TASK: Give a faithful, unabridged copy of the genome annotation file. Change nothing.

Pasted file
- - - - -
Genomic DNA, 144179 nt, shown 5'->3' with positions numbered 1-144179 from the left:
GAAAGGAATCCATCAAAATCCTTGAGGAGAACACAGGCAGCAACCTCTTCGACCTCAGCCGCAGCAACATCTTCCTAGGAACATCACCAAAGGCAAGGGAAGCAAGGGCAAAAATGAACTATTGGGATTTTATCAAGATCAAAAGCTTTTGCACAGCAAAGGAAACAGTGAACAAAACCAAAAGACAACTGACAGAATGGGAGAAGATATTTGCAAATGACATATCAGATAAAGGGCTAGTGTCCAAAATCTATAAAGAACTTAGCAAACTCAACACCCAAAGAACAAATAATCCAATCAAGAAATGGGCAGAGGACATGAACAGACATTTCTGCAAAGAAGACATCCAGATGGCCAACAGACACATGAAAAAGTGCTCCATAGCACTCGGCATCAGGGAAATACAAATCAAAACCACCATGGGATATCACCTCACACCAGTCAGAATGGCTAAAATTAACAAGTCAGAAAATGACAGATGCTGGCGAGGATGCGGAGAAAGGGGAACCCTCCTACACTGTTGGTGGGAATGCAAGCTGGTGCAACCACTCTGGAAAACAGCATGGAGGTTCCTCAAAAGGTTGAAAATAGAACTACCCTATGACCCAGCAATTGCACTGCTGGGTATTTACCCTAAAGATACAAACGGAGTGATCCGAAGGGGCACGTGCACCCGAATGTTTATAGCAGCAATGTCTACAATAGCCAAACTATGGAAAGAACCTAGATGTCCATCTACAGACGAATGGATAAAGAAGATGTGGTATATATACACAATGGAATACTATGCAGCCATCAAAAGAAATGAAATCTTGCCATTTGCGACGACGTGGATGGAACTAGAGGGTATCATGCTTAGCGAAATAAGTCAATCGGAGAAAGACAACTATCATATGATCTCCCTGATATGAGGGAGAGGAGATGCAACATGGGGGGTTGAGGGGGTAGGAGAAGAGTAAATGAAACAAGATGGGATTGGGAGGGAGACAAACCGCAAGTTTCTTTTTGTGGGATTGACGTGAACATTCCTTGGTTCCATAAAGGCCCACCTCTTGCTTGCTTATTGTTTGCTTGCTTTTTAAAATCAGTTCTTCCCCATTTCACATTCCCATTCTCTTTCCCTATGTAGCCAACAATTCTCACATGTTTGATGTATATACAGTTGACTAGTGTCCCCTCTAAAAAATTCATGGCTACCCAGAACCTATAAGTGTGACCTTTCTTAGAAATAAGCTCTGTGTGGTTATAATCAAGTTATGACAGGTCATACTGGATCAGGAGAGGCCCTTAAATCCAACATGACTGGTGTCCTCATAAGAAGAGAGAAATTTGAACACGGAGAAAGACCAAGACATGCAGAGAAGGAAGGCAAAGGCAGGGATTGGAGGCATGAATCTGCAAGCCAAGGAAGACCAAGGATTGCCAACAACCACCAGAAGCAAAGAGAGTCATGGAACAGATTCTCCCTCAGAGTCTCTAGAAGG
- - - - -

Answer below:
Genomic DNA, 144179 nt, shown 5'->3' with positions numbered 1-144179 from the left:
GAAAGGAATCCATCAAAATCCTTGAGGAGAACACAGGCAGCAACCTCTTCGACCTCAGCCGCAGCAACATCTTCCTAGGAACATCACCAAAGGCAAGGGAAGCAAGGGCAAAAATGAACTATTGGGATTTTATCAAGATCAAAAGCTTTTGCACAGCAAAGGAAACAGTGAACAAAACCAAAAGACAACTGACAGAATGGGAGAAGATATTTGCAAATGACATATCAGATAAAGGGCTAGTGTCCAAAATCTATAAAGAACTTAGCAAACTCAACACCCAAAGAACAAATAATCCAATCAAGAAATGGGCAGAGGACATGAACAGACATTTCTGCAAAGAAGACATCCAGATGGCCAACAGACACATGAAAAAGTGCTCCATAGCACTCGGCATCAGGGAAATACAAATCAAAACCACCATGGGATATCACCTCACACCAGTCAGAATGGCTAAAATTAACAAGTCAGAAAATGACAGATGCTGGCGAGGATGCGGAGAAAGGGGAACCCTCCTACACTGTTGGTGGGAATGCAAGCTGGTGCAACCACTCTGGAAAACAGCATGGAGGTTCCTCAAAAGGTTGAAAATAGAACTACCCTATGACCCAGCAATTGCACTGCTGGGTATTTACCCTAAAGATACAAACGGAGTGATCCGAAGGGGCACGTGCACCCGAATGTTTATAGCAGCAATGTCTACAATAGCCAAACTATGGAAAGAACCTAGATGTCCATCTACAGACGAATGGATAAAGAAGATGTGGTATATATACACAATGGAATACTATGCAGCCATCAAAAGAAATGAAATCTTGCCATTTGCGACGACGTGGATGGAACTAGAGGGTATCATGCTTAGCGAAATAAGTCAATCGGAGAAAGACAACTATCATATGATCTCCCTGATATGAGGGAGAGGAGATGCAACATGGGGGGTTGAGGGGGTAGGAGAAGAGTAAATGAAACAAGATGGGATTGGGAGGGAGACAAACCGCAAGTTTCTTTTTGTGGGATTGACGTGAACATTCCTTGGTTCCATAAAGGCCCACCTCTTGCTTGCTTATTGTTTGCTTGCTTTTTAAAATCAGTTCTTCCCCATTTCACATTCCCATTCTCTTTCCCTATGTAGCCAACAATTCTCACATGTTTGATGTATATACAGTTGACTAGTGTCCCCTCTAAAAAATTCATGGCTACCCAGAACCTATAAGTGTGACCTTTCTTAGAAATAAGCTCTGTGTGGTTATAATCAAGTTATGACAGGTCATACTGGATCAGGAGAGGCCCTTAAATCCAACATGACTGGTGTCCTCATAAGAAGAGAGAAATTTGAACACGGAGAAAGACCAAGACATGCAGAGAAGGAAGGCAAAGGCAGGGATTGGAGGCATGAATCTGCAAGCCAAGGAAGACCAAGGATTGCCAACAACCACCAGAAGCAAAGAGAGTCATGGAACAGATTCTCCCTCAGAGTCTCTAGAAGG